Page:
Stability could have been improved by simply pushing one wheel forward and the other one back during turns. This shouldn't be abandoned.

Dawar Saify
8th December, 2011 @ 07:03 am PST

The low drag shape is sound and front geometry could be better. The attempt to do too much at once is hard to resist. Any composite body needs refinement to be cost effective. Not settling on a power plant didn't help. This would be best marketed as a kit motorcycle using a honeycomb aluminum or tube space frame. The engine could be a 3 cyl. diesel and 5 spd trans with shaft drive. MPG over 120 and cost about $10,000 USD to assemble would be acceptable.

Grant-53
8th December, 2011 @ 02:49 pm PST

I worried when I heard Aptera was bringing in executives from Ford? (was it?). Why do that unless financing was in doubt and credibility needed boosting? I'll bet grassroots financing would have been possible if only they had asked their supporters. Wouldn't you invest if a perk was to get a car early and at a discount?

Perhaps this was the Tucker political scandal again (The "once big, now little 3" protecting the home turf). I doubt it though. Aptera filled a small niche. Maybe it was just the growing anti-small business bureaucracy that is killing off the economy generally. We can switch our attention to Zoleco. I would rather buy a kit anyway. The extra hassle is compensated by the fact that no federal or state # is attached, meaning it does not qualify as a "commercial vehicle" and does not have to be registered or licensed.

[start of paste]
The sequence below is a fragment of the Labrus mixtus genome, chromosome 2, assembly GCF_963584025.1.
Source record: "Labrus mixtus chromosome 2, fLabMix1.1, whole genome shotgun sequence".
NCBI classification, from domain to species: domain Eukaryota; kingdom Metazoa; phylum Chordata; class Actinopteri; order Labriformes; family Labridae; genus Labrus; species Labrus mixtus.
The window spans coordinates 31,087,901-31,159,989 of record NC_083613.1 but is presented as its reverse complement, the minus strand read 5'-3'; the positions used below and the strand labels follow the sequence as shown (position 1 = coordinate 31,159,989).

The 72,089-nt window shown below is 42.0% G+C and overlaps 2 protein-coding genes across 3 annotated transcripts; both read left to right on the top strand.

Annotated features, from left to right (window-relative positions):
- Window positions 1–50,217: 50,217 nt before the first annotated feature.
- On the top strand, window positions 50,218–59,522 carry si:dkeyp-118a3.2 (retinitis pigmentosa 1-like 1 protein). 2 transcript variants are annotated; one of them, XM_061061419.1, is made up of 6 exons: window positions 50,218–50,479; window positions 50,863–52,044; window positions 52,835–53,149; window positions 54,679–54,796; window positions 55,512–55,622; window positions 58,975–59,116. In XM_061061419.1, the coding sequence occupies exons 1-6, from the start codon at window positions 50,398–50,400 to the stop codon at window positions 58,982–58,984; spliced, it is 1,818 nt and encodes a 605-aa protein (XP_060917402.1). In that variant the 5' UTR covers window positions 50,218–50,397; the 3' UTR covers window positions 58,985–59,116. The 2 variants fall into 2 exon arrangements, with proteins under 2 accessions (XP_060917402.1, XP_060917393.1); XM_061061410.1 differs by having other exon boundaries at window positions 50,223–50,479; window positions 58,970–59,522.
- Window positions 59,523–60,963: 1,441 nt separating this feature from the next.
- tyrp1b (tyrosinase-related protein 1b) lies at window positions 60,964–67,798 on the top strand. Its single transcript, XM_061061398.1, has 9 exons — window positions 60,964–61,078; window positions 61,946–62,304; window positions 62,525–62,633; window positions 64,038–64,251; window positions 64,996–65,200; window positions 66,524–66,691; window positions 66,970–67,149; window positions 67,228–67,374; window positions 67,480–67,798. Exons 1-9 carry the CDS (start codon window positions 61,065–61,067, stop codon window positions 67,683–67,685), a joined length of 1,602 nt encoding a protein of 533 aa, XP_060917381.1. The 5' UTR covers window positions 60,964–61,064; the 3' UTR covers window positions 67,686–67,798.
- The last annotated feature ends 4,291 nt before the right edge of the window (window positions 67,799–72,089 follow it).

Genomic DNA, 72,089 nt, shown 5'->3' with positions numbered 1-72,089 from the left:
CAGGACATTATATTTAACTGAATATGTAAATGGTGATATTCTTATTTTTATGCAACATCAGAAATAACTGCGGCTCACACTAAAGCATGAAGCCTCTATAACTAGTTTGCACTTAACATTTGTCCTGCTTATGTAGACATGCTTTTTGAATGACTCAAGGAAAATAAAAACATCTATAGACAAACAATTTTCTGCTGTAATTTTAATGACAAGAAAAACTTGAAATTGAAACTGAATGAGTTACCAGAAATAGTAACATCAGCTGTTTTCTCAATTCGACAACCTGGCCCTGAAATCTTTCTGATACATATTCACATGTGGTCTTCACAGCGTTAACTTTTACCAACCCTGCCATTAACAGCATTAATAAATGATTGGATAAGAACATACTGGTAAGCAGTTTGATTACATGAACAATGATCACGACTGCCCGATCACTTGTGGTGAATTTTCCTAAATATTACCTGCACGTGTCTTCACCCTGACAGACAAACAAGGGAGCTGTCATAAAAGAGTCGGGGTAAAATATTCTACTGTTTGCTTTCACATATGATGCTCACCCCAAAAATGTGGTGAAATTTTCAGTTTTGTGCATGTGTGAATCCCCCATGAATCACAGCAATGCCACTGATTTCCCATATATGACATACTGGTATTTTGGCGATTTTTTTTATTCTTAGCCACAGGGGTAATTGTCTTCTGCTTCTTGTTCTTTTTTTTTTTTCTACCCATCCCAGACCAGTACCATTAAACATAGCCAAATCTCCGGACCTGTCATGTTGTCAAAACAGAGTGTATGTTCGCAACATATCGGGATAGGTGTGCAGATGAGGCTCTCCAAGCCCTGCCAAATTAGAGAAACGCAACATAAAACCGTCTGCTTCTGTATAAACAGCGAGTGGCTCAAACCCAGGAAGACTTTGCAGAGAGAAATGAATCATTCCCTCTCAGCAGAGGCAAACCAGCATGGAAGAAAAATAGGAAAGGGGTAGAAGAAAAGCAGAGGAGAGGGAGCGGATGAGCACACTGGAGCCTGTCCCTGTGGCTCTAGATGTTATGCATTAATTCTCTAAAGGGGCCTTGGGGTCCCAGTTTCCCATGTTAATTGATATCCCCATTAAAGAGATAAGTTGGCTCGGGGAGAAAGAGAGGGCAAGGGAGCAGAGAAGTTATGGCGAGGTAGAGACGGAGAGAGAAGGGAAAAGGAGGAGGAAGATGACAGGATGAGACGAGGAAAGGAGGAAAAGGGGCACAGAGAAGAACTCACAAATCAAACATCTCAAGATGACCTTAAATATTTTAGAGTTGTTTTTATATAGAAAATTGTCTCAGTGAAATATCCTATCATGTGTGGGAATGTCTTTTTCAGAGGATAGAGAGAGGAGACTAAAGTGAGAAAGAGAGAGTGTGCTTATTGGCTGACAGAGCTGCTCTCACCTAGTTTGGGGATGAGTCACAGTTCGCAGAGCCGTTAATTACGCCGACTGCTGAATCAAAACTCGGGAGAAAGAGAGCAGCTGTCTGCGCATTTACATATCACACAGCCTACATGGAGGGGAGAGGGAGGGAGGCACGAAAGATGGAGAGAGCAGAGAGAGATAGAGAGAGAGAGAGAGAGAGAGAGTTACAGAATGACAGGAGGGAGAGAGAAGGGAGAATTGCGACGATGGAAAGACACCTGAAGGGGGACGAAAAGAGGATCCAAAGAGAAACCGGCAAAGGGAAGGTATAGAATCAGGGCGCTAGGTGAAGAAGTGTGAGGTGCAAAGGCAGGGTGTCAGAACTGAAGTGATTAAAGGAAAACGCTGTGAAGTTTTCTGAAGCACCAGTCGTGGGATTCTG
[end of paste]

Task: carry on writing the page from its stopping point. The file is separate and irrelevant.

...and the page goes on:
voluntaryist
8th December, 2011 @ 02:49 pm PST

The company failed the moment it dropped the diesel engine. Yes it would of been an OK car with a gas engine, but why a hybrid? Added cost, added expense, added problems. Then they wanted an EV, EV are crap. They were crap in the 20's they are crap now. Any car running on stored electricity will be crap. Yes in 10 years we will have better batteries, they will still be crap. hydro carbons are the best way to store energy, so our future will be bio/dino diesel.

The only good thing about this car was the shape. but then they abandoned that to. They deserved to fail. Maybe one of the 30 employees can sneak out the designs and sell them to a Chinese company who can make the car and sell it to the US.

Michael Mantion
8th December, 2011 @ 06:41 pm PST

Wow, they kept on changing specs until they ran out of runway.

The switch from the diesel to gas hybrid? OK.

Going to FWD? That's pretty major.

Dropping the entire design and building something that looks like a Camery?

Truly a WTF moment.

It's sad, I live nearby and I used to see one of the prototypes on the roads on a regular basis.

William Volk
9th December, 2011 @ 09:32 am PST

I still want the car is there one for sale ??? pleas comtact me future.e @hotmail.com

futuree
19th February, 2012 @ 10:33 am PST

Hey, where's my $500 bucks!? If they had just went ahead and built a three-wheeled motorcycle, and not kept up with all of the hype, I would be driving mine right now! They spent more energy marketing and hyping the product, re-engineering, chasing money, hiring more useless non value-added employees, and wasting time, than actually producing anything. They could have put ALL of their energy into the one original design. Then, they easily could have outsourced all of the sub-component manufacturing to existing companies in the U.S.A., and performed final assembly and inspection domestically. Ultimately, they simply were only good at hype, spin, and spending money.

Beach Dude
22nd March, 2013 @ 03:44 pm PDT
Post a Comment

Login with your gizmag account:

Or Login with Facebook:


Related Articles
Looking for something? Search our 28,967 articles